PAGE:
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Shingles vaccination uptake: nurses have vital role

Nurses and GPs play a pivotal role in uptake of the shingles vaccine in a UK programme targeting people over 70

Nurses and GPs play a pivotal role in uptake of the shingles vaccine in a UK programme targeting people over 70

Picture shows a 3D illustration of herpes viruses and antibodies. Nurses and GPs play a pivotal role in shingles vaccine uptake, according to researchers investigating why people have the vaccination.
A 3D illustration of herpes viruses and antibodies Picture: Alamy

Nurses and GPs play a pivotal role in shingles vaccine uptake, according to researchers investigating why people have the vaccination.

Shingles, or herpes zoster, is characterised by a vesicular skin rash, often accompanied by acute pain and itching. The UK introduced a national vaccination programme targeting people aged 70 or 79 in 2013-2014. Coverage reached up to 64% in some areas that year, but has declined since.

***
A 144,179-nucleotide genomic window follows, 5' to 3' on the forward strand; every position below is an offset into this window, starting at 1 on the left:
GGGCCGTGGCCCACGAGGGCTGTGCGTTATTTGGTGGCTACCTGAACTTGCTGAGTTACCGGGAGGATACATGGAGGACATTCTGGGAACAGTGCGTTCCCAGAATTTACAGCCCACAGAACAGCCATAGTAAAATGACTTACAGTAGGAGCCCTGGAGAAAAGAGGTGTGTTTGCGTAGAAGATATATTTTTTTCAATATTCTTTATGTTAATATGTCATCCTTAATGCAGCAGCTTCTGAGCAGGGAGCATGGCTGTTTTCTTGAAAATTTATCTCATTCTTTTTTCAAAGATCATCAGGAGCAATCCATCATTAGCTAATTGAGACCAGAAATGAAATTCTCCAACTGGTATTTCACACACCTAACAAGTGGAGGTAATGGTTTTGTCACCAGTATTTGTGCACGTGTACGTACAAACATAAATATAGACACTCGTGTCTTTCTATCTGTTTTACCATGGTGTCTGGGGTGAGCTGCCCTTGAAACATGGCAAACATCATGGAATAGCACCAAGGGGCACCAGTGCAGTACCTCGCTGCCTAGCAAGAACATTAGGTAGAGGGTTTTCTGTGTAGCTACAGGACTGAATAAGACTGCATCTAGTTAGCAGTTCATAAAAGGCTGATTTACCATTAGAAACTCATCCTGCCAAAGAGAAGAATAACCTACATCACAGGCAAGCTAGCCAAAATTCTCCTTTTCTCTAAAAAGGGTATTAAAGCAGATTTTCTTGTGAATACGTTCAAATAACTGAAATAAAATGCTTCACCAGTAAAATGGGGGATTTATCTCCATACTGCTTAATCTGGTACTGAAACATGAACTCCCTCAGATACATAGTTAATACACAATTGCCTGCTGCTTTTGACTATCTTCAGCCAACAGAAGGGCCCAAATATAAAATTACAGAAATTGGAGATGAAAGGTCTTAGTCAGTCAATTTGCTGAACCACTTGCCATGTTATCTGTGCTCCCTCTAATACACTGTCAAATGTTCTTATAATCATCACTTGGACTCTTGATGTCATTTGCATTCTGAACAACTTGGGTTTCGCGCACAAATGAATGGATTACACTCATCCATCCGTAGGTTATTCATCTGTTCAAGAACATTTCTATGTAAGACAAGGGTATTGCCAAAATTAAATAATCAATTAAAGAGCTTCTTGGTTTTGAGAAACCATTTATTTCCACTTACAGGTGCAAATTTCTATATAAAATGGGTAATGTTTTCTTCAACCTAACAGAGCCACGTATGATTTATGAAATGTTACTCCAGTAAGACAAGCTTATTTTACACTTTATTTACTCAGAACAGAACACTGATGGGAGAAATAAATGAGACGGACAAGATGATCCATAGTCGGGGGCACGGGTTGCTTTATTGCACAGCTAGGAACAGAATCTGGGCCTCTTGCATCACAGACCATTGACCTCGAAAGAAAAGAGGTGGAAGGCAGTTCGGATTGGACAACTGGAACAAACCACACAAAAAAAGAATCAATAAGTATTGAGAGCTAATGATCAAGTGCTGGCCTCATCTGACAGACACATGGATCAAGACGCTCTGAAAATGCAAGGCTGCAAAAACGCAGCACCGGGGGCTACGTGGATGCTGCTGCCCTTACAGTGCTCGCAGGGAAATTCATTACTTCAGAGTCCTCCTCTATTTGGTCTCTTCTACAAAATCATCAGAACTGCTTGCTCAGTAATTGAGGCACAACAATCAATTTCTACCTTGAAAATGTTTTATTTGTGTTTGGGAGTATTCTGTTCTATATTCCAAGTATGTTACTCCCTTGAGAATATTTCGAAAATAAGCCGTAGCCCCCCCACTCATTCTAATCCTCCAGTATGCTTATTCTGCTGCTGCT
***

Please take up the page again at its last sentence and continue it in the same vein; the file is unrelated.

Reasons for acceptance of the vaccine were investigated through a self-administered survey sent by general practices to a sample of vaccinated and unvaccinated people identified through the Clinical Practice Research Datalink.

Most responders had good knowledge of shingles

There was a 20% (512) response rate from people registered at 69 practices. Of these, 56% lived in care homes and 88% had completed secondary or higher education. Most responders, irrespective of whether they had had the vaccination, had good knowledge of shingles.

Those who had been vaccinated were significantly more likely to report that they had been told about shingles and offered the vaccine by their GP or nurse, and were more likely to know others who had had the shingles vaccine. Those who were not vaccinated reported significantly more practical barriers to vaccination.


Reference

Bricout H, Torcel-Pagnon L, Lecomte C et al (2019). Determinants of shingles vaccine acceptance in the United Kingdom. PloS one. 14, 8, e0220230. doi: 10.1371/journal.pone.0220230


Vari Drennan is professor of healthcare and policy research at Kingston University and St George’s, University of London

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